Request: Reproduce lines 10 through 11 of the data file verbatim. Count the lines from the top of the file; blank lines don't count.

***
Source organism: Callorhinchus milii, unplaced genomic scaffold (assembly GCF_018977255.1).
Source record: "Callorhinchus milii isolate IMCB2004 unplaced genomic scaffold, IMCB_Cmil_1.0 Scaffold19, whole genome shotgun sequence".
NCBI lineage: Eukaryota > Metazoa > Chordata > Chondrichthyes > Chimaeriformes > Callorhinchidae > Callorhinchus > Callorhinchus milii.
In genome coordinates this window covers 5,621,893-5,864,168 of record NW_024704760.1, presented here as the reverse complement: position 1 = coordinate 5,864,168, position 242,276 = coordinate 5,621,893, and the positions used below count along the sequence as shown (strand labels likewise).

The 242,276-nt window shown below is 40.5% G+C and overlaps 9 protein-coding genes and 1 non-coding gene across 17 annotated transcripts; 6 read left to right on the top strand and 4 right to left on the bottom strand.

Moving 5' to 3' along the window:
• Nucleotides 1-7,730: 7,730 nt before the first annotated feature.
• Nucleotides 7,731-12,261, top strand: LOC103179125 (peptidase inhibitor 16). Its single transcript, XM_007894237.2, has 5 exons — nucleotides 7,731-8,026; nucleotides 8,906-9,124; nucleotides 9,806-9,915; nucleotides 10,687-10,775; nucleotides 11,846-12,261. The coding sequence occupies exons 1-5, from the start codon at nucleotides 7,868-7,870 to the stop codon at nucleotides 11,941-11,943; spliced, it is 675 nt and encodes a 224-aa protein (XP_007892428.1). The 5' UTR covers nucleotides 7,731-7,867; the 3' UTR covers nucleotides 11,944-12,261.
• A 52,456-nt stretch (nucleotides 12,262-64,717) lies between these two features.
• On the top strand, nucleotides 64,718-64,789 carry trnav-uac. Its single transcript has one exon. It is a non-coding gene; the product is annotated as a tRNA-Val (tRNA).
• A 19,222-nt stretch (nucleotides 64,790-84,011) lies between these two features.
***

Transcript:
• On the top strand, nucleotides 64,718-64,789 carry trnav-uac. Its single transcript has one exon. It is a non-coding gene; the product is annotated as a tRNA-Val (tRNA).
• A 19,222-nt stretch (nucleotides 64,790-84,011) lies between these two features.